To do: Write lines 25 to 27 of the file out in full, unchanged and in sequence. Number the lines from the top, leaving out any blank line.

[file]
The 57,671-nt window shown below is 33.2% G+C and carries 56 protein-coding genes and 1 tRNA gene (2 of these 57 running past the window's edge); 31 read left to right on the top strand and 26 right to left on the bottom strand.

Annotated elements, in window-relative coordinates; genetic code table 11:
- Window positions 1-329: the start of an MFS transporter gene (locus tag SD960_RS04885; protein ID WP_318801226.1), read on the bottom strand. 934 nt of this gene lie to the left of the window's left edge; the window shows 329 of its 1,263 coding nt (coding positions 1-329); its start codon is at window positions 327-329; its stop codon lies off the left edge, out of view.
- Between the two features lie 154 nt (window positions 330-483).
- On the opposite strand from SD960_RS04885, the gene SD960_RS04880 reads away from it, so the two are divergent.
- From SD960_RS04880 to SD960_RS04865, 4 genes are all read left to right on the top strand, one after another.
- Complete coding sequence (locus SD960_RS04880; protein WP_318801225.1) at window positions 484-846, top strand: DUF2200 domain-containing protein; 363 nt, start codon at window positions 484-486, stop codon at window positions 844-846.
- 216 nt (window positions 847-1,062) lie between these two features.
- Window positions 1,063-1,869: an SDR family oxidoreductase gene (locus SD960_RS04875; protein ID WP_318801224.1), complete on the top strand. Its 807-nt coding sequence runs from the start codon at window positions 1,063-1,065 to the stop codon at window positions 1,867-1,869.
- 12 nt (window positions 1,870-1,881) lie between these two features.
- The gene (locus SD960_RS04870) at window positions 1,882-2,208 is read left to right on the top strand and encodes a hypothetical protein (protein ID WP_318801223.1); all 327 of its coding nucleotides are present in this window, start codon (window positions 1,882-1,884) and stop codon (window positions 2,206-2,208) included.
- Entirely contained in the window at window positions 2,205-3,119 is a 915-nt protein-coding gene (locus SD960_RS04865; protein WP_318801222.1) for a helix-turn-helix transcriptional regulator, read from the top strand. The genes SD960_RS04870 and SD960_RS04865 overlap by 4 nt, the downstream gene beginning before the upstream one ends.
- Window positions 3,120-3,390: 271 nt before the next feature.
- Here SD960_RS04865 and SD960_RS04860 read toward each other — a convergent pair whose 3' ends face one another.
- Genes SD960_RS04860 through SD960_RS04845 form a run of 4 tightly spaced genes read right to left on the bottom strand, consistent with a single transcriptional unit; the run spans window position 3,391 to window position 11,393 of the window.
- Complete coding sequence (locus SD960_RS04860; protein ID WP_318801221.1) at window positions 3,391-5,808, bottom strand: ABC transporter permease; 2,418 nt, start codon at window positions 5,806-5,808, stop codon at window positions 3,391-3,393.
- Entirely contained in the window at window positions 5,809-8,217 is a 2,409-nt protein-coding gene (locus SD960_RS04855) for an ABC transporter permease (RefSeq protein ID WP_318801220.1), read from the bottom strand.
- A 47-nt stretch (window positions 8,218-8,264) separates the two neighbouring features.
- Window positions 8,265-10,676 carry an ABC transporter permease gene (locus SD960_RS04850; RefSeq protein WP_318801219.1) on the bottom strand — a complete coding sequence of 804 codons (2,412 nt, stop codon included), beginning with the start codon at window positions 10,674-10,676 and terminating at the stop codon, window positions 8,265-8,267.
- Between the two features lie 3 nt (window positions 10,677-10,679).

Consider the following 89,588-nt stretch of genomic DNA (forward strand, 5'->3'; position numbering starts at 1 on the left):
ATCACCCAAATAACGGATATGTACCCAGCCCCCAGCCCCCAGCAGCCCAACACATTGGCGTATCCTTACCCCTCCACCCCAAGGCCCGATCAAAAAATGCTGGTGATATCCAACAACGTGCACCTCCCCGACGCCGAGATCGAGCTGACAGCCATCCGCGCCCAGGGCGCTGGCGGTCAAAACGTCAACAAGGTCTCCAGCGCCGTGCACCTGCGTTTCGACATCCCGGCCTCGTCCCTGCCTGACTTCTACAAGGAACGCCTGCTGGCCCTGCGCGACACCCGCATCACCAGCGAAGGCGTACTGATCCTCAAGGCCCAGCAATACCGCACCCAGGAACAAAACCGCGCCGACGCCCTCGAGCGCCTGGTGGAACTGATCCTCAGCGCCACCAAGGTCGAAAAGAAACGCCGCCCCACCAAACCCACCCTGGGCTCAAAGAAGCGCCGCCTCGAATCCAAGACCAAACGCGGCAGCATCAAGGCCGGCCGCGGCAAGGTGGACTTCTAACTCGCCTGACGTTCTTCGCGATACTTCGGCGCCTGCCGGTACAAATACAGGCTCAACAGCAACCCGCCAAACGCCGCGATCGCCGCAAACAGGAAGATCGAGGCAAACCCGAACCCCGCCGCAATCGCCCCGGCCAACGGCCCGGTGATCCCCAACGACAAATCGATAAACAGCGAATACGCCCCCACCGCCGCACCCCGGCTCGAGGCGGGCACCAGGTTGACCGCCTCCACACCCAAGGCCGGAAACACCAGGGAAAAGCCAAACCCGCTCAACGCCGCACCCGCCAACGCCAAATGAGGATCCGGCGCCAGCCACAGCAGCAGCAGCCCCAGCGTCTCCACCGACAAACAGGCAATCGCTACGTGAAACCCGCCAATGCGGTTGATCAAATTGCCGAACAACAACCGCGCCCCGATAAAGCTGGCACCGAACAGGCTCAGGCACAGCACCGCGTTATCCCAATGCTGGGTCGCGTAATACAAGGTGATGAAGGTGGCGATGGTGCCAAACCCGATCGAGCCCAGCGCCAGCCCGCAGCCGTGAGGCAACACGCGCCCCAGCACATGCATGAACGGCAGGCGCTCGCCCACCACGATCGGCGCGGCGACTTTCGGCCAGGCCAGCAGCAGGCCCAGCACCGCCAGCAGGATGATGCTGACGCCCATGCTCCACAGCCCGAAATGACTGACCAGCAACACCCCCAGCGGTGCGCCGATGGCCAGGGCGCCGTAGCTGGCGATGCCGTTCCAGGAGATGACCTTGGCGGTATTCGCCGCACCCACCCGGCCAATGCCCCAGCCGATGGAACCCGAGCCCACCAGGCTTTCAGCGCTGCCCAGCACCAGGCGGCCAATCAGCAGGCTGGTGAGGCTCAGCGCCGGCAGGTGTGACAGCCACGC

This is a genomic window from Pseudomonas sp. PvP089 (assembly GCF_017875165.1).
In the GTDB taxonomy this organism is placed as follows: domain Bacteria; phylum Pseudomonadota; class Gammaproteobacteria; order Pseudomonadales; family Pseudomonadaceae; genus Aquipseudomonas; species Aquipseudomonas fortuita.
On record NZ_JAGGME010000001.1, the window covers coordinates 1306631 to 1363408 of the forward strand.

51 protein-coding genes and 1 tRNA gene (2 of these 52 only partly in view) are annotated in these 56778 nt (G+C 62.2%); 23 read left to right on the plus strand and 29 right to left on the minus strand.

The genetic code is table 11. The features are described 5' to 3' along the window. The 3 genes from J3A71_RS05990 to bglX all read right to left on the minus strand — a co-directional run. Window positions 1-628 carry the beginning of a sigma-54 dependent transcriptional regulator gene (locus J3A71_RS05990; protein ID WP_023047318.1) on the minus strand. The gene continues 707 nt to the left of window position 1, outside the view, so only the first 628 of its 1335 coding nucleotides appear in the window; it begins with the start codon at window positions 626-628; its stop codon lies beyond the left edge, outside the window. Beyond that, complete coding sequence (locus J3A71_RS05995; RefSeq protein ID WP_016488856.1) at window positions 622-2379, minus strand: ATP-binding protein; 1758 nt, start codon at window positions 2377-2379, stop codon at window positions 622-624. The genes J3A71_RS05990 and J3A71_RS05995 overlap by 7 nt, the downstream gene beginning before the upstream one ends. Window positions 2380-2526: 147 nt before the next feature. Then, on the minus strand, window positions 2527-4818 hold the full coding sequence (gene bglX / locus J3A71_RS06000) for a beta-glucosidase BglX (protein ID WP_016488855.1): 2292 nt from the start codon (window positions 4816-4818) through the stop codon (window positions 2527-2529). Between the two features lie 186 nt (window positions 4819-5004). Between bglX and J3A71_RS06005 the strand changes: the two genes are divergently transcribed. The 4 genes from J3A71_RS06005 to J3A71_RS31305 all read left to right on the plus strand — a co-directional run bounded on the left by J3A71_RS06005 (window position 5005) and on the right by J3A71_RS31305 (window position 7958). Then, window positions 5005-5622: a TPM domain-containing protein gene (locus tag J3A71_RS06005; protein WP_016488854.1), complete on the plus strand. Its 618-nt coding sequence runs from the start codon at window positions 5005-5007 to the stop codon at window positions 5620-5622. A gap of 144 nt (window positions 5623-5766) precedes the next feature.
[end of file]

On record NZ_JAGGME010000001.1, the window covers coordinates 1306631 to 1363408 of the forward strand.

51 protein-coding genes and 1 tRNA gene (2 of these 52 only partly in view) are annotated in these 56778 nt (G+C 62.2%); 23 read left to right on the plus strand and 29 right to left on the minus strand.

The genetic code is table 11. The features are described 5' to 3' along the window. The 3 genes from J3A71_RS05990 to bglX all read right to left on the minus strand — a co-directional run. Window positions 1-628 carry the beginning of a sigma-54 dependent transcriptional regulator gene (locus J3A71_RS05990; protein ID WP_023047318.1) on the minus strand. The gene continues 707 nt to the left of window position 1, outside the view, so only the first 628 of its 1335 coding nucleotides appear in the window; it begins with the start codon at window positions 626-628; its stop codon lies beyond the left edge, outside the window. Beyond that, complete coding sequence (locus J3A71_RS05995; RefSeq protein ID WP_016488856.1) at window positions 622-2379, minus strand: ATP-binding protein; 1758 nt, start codon at window positions 2377-2379, stop codon at window positions 622-624. The genes J3A71_RS05990 and J3A71_RS05995 overlap by 7 nt, the downstream gene beginning before the upstream one ends. Window positions 2380-2526: 147 nt before the next feature. Then, on the minus strand, window positions 2527-4818 hold the full coding sequence (gene bglX / locus J3A71_RS06000) for a beta-glucosidase BglX (protein ID WP_016488855.1): 2292 nt from the start codon (window positions 4816-4818) through the stop codon (window positions 2527-2529). Between the two features lie 186 nt (window positions 4819-5004). Between bglX and J3A71_RS06005 the strand changes: the two genes are divergently transcribed. The 4 genes from J3A71_RS06005 to J3A71_RS31305 all read left to right on the plus strand — a co-directional run bounded on the left by J3A71_RS06005 (window position 5005) and on the right by J3A71_RS31305 (window position 7958). Then, window positions 5005-5622: a TPM domain-containing protein gene (locus tag J3A71_RS06005; protein WP_016488854.1), complete on the plus strand. Its 618-nt coding sequence runs from the start codon at window positions 5005-5007 to the stop codon at window positions 5620-5622. A gap of 144 nt (window positions 5623-5766) precedes the next feature.